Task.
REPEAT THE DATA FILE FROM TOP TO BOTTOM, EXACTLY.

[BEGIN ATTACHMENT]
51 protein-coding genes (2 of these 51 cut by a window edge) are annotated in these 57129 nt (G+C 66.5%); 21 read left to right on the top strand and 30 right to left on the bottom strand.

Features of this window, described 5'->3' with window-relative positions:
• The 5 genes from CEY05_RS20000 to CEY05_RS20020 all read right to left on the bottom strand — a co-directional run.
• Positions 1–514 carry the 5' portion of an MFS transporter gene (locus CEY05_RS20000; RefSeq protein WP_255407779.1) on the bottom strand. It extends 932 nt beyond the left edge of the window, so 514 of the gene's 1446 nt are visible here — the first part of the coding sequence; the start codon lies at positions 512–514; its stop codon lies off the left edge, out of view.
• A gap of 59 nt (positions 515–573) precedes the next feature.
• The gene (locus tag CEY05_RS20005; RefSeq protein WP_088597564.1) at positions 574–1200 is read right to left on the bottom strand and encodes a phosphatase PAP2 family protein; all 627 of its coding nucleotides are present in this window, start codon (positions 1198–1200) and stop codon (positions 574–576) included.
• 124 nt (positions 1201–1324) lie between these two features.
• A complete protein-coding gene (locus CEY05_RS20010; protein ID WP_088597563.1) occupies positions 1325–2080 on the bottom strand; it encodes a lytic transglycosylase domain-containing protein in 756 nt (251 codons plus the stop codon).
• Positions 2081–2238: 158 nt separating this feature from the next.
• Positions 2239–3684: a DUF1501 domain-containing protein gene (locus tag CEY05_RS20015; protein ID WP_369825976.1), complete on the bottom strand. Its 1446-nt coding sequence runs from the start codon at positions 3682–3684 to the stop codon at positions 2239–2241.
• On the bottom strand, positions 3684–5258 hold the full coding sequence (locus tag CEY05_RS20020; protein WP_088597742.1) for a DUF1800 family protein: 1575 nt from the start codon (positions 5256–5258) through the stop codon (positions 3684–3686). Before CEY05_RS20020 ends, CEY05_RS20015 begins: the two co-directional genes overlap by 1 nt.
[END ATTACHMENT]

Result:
51 protein-coding genes (2 of these 51 cut by a window edge) are annotated in these 57129 nt (G+C 66.5%); 21 read left to right on the top strand and 30 right to left on the bottom strand.

Features of this window, described 5'->3' with window-relative positions:
• The 5 genes from CEY05_RS20000 to CEY05_RS20020 all read right to left on the bottom strand — a co-directional run.
• Positions 1–514 carry the 5' portion of an MFS transporter gene (locus CEY05_RS20000; RefSeq protein WP_255407779.1) on the bottom strand. It extends 932 nt beyond the left edge of the window, so 514 of the gene's 1446 nt are visible here — the first part of the coding sequence; the start codon lies at positions 512–514; its stop codon lies off the left edge, out of view.
• A gap of 59 nt (positions 515–573) precedes the next feature.
• The gene (locus tag CEY05_RS20005; RefSeq protein WP_088597564.1) at positions 574–1200 is read right to left on the bottom strand and encodes a phosphatase PAP2 family protein; all 627 of its coding nucleotides are present in this window, start codon (positions 1198–1200) and stop codon (positions 574–576) included.
• 124 nt (positions 1201–1324) lie between these two features.
• A complete protein-coding gene (locus CEY05_RS20010; protein ID WP_088597563.1) occupies positions 1325–2080 on the bottom strand; it encodes a lytic transglycosylase domain-containing protein in 756 nt (251 codons plus the stop codon).
• Positions 2081–2238: 158 nt separating this feature from the next.
• Positions 2239–3684: a DUF1501 domain-containing protein gene (locus tag CEY05_RS20015; protein ID WP_369825976.1), complete on the bottom strand. Its 1446-nt coding sequence runs from the start codon at positions 3682–3684 to the stop codon at positions 2239–2241.
• On the bottom strand, positions 3684–5258 hold the full coding sequence (locus tag CEY05_RS20020; protein WP_088597742.1) for a DUF1800 family protein: 1575 nt from the start codon (positions 5256–5258) through the stop codon (positions 3684–3686). Before CEY05_RS20020 ends, CEY05_RS20015 begins: the two co-directional genes overlap by 1 nt.